Christmas FAQ: Learning More About Christmas
by Crissy Yarnell
Visit Our Archives of Articles | Join our Free "I Find It Interesting" Newsletter | Newest Articles
* Why do people put up Christmas trees?
The tradition of the Christmas tree is a remnant of the old pagan tradition of worshipping trees. This paved the way for the popularity of Christmas tree decorations in people's homes during Christmas season.
* Why is Christmas on December 25th?
Many people believe Jesus was born on December 25, but there is no historical evidence for this. In fact, historical evidence points to spring as the time when Jesus was born.
It's most likely that December 25 became Christmas Day by a slick political move. By three or four centuries after Christ, Christians were numerous, and perhaps in an effort to stop religious bickering and unite the Christians with the pagans, the pagan holiday of Saturnalia (approximately December 25) was combined with the biggest Christian celebration of the year: the birthday of Jesus. Presto, a universal holiday!
* When and how did Christmas become an official government holiday?
There are several arguments regarding the declaration of Christmas as an official holiday. But according to many researchers, it was in the year 1870 that U.S. President Ulysses S. Grant declared Christmas an American national holiday. Prior to this declaration, a formal process was conducted that transformed the proposal into an act of Congress.
* Where does the name Christmas come from?
Christmas comes from the Middle English term "Cristis Masse." In literal translation it means Christ's Festival. There are also some accounts that translate it as "mass for Christ."
* In which gospels was the Christmas story told?
It is in the gospels of Matthew and Luke where you can find most of the Biblical accounts pertaining to the nativity story or Christmas. Matthew discussed the story of Joseph and Mary, the angel Gabriel, and the Three Kings.
The story in Luke starts in the land of Nazareth, and is the one most people are familiar with. Luke does not mention the new star, the wise men, or Herod's slaughter of the innocents, but he does describe the journey of Mary and Joseph from Nazareth to Bethlehem, Mary laying the newborn Jesus in a manger, and the angels appearing to the shepherds.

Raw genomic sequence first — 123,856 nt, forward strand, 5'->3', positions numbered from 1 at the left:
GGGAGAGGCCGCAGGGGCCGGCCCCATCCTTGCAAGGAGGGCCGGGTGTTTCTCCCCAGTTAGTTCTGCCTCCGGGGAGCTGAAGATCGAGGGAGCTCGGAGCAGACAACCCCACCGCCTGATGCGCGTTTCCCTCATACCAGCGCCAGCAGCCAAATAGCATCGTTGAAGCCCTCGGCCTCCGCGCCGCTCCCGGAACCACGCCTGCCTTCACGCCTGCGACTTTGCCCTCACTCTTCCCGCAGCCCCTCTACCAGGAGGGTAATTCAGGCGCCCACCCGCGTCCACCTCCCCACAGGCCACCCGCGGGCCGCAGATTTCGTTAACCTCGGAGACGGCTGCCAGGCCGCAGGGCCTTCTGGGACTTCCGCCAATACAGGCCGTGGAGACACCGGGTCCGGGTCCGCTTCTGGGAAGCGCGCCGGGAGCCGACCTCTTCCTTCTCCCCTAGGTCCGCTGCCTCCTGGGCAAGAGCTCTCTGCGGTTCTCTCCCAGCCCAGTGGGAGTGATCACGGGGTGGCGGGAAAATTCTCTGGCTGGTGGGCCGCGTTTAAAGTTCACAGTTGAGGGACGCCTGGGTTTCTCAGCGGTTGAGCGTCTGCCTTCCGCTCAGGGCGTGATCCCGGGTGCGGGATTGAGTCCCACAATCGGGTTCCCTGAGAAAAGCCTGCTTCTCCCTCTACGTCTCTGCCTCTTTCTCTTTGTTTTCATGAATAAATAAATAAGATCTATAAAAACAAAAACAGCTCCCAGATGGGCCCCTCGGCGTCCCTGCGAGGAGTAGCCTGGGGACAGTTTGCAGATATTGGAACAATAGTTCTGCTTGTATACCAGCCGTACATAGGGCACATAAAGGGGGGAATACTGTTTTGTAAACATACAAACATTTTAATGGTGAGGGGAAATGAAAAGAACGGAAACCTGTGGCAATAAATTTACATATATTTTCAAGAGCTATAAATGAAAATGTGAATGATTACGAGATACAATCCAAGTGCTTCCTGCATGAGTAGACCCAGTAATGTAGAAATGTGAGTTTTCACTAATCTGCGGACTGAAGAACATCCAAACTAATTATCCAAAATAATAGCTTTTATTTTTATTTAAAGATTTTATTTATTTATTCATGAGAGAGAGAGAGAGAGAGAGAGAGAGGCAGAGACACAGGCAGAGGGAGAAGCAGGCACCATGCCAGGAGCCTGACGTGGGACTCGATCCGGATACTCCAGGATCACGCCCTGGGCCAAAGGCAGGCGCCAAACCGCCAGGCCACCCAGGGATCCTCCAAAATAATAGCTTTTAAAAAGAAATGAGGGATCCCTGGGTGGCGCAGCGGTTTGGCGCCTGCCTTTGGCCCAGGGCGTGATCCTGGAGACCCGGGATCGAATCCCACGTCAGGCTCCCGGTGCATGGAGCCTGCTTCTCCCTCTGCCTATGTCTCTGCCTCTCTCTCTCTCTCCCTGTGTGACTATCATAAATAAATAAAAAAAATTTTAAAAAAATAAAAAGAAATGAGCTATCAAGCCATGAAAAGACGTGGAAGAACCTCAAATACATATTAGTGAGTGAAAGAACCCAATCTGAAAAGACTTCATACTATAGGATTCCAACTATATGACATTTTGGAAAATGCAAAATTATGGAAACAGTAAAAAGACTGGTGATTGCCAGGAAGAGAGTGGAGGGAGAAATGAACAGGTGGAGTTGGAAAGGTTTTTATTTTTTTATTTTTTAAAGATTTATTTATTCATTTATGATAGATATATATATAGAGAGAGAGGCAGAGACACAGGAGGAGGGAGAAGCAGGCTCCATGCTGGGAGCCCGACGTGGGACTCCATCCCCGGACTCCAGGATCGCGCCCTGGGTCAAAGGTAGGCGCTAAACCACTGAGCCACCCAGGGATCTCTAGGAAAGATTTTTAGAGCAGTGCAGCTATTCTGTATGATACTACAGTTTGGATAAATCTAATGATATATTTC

* What is the 12th Day of Christmas?
According to Encyclopedia .com: Epiphany "(ipif'ene) [Gr.,=showing], a prime Christian feast, celebrated Jan. 6, called also Twelfth Day or Little Christmas. Its eve is Twelfth Night. It commemorates three events-the baptism of Jesus (Mark 1), the visit of the Wise Men to Bethlehem (Mat. 2), and the miracle at Cana (John 2). In his baptism Jesus' sonship to God was manifested to the world; in the visit of the Wise Men he was manifested as king to the Gentiles; and at the marriage feast at Cana his power to perform miracles (a divine prerogative) was shown. In popular celebration the feast is far more ancient than Christmas. Technically it is more important than Christmas, ranking after Easter and Pentecost. It is a day of gifts in many countries. In the Eastern Church the waters are blessed on this day. The word epiphany means a manifestation, usually of divine power. Thus the actual appearance of God (as in the burning bush) or a moment of divine revelation may be called an epiphany."
* Why do we celebrate Christmas?
Even More Information
It has been a part of the Christian tradition to celebrate Christmas yearly. The bottom line for this is to witness and retell to other people the marvelous story of the Savior of mankind, who is Jesus Christ.
About the Author: Crissy Yarnell is editor of Christmas Yes!, the online guide to Christmas. She also writes Christmas FAQ's for PrettyGreatAnswers.com.